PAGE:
One Thought To Start Your Day
Passing through Halifax airport on Thursday, I realised that I have been remiss in not yet having covered the party platforms for tomorrow’s provincial election. So, I set about reading the party platforms and then immediately wished I hadn’t because they’re basically a tidy encapsulation of most of what’s wrong with higher education policy in Canada.
Let’s start with the ruling Liberals. Now, they haven’t done badly by PSE in government, especially in their last budget, which saw the sector get a … [ Read More ]
I’m feeling low on creativity today, so I’m going to go to that old stand-by: telling war stories. And specifically, I’m going to go back and trace the rise of tax credits in the Canadian higher education system and what that tells us about policy-making in Canada.
Tax benefits for education go back to the late 1950s. There was pressure at the time to create a “national system of scholarships”, but this clearly was going to cause problems in Quebec. … [ Read More ]
The last couple of weeks have seen the unveiling of two massive but interesting strategic gambles taken by a couple of US public universities. The kind of strategy moves that universities in other countries can only dream about. I am speaking, of course, about the Purdue’s buy-out of Kaplan University and the University of Arizona’s attempt to create a global set of “microcampuses”.
Let’s start with the Kaplan/Purdue merger/buy-out/service agreement – what is it, exactly? Well, it isn’t easy to explain. Basically, … [ Read More ]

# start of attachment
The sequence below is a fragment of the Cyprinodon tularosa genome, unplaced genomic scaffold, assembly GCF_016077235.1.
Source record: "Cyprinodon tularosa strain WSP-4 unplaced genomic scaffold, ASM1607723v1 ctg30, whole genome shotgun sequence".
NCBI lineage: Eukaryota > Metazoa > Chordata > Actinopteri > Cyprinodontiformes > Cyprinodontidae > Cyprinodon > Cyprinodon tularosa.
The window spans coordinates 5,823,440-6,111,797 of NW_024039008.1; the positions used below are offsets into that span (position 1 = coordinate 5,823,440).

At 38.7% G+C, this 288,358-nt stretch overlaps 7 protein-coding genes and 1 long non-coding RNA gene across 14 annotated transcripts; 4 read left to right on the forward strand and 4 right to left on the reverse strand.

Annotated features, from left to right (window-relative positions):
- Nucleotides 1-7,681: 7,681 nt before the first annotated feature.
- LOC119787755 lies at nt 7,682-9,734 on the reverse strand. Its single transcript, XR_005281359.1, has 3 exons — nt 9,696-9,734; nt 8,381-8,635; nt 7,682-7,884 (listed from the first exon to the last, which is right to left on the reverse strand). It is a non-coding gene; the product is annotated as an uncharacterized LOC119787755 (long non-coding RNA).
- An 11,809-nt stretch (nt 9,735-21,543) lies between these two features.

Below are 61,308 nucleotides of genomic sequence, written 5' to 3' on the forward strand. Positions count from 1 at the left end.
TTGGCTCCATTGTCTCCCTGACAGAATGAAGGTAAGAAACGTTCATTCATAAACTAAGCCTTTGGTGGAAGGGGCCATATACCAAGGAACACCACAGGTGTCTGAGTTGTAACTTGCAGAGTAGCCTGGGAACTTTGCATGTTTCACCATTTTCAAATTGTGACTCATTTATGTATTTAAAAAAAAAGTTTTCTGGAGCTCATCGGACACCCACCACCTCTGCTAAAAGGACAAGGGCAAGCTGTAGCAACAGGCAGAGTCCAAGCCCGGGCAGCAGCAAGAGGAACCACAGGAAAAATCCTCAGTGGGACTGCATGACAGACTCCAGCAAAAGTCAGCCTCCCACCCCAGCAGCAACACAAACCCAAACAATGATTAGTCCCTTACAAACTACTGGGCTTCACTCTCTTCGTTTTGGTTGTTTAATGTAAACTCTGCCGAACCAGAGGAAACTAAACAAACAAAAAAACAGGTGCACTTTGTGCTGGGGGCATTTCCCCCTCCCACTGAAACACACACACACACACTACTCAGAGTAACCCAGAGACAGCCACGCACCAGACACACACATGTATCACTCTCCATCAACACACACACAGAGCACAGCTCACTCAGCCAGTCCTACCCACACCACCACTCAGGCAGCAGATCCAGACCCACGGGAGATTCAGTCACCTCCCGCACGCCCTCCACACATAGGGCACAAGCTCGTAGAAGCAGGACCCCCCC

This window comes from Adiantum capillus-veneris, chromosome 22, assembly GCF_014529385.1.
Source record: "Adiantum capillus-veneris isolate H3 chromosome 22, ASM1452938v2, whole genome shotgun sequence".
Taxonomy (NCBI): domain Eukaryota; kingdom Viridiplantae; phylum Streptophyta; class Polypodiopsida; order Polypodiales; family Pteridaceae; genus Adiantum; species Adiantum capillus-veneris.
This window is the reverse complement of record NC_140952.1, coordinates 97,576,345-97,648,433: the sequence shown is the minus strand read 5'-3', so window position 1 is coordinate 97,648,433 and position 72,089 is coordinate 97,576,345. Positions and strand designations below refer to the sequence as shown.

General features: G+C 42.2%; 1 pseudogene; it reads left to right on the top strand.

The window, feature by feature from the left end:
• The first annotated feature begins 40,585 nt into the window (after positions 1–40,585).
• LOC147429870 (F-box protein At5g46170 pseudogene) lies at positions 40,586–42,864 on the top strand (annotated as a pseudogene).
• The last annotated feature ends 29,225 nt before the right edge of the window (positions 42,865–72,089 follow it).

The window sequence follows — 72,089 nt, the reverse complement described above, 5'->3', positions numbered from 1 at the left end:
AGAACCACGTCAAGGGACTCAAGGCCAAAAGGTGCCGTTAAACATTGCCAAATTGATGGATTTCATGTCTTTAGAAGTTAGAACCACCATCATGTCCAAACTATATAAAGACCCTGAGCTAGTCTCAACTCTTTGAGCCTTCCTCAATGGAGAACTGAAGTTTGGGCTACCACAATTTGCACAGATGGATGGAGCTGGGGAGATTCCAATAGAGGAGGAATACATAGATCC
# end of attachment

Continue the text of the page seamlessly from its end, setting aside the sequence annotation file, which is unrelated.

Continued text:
No, not Dwayne Johnson (though You’re Welcome is indeed a great song). I’m talking about Newfoundland (and Labrador), where the Minister of Advanced Education, Gerry Byrne, has decided to pick a fight with Memorial University of Newfoundland (MUN).
Why, you ask? Good question.
MUN is in a position somewhat like the one the University of Alberta faced a couple of years ago, only worse. Up to about 2012, a decade of hydrocarbon-fueled provincial budgets made MUN a pretty fun place. The provincial … [ Read More ]
I’ve been working a lot lately on two big projects that touch on the issue of secondary school guidance. The first is a large project for the European Commission on admission systems across Europe and the second is one of HESA’s own projects looking at how students in their junior year of high school process information about post-secondary education (the latter is a product for sale – drop us a line at email@example.com if you’re an institution interested in insights in how … [ Read More ]